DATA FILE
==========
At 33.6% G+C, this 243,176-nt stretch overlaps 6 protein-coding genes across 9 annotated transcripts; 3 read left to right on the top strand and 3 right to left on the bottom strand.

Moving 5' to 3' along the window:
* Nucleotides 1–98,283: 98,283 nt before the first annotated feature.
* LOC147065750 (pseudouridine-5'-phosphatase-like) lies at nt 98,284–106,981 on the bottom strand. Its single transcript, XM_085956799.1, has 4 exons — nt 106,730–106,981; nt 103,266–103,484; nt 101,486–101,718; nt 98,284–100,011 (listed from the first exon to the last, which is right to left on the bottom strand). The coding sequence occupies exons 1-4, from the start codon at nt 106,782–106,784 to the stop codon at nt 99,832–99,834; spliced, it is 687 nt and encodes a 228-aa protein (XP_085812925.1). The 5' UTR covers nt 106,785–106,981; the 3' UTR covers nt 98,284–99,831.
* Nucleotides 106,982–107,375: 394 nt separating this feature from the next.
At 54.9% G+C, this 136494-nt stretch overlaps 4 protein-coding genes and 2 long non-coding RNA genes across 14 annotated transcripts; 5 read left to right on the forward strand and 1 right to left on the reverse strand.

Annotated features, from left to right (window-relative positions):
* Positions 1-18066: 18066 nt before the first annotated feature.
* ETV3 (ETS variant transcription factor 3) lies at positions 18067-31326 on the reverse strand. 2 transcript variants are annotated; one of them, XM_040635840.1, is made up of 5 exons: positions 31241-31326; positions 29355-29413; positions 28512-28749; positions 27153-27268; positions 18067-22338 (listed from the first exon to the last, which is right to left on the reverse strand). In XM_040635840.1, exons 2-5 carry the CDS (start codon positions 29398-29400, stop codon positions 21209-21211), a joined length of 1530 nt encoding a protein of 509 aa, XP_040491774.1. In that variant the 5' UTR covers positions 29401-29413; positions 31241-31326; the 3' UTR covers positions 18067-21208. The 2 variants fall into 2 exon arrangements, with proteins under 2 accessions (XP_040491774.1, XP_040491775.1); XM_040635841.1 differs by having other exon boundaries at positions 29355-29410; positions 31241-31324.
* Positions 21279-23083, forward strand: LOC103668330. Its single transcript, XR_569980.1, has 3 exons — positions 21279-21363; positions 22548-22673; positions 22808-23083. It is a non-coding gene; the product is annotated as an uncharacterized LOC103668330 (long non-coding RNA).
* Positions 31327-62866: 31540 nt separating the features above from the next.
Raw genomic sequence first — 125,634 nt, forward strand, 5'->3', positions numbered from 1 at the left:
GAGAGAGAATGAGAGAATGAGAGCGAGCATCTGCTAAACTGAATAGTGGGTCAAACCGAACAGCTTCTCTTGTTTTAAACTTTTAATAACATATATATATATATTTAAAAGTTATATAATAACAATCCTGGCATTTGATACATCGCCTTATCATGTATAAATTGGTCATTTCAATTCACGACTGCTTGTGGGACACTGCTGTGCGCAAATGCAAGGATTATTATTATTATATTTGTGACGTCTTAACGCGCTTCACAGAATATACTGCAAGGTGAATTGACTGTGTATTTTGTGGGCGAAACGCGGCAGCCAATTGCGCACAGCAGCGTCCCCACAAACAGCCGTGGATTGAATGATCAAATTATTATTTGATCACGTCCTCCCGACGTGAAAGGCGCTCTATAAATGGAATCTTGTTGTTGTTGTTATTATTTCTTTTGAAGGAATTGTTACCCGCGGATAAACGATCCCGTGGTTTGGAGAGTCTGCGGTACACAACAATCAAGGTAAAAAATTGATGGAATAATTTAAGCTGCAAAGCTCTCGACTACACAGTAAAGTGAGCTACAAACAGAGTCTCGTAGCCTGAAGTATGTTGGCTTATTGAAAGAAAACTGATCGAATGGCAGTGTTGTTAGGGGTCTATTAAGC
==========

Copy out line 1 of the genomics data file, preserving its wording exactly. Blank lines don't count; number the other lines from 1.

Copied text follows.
At 33.6% G+C, this 243,176-nt stretch overlaps 6 protein-coding genes across 9 annotated transcripts; 3 read left to right on the top strand and 3 right to left on the bottom strand.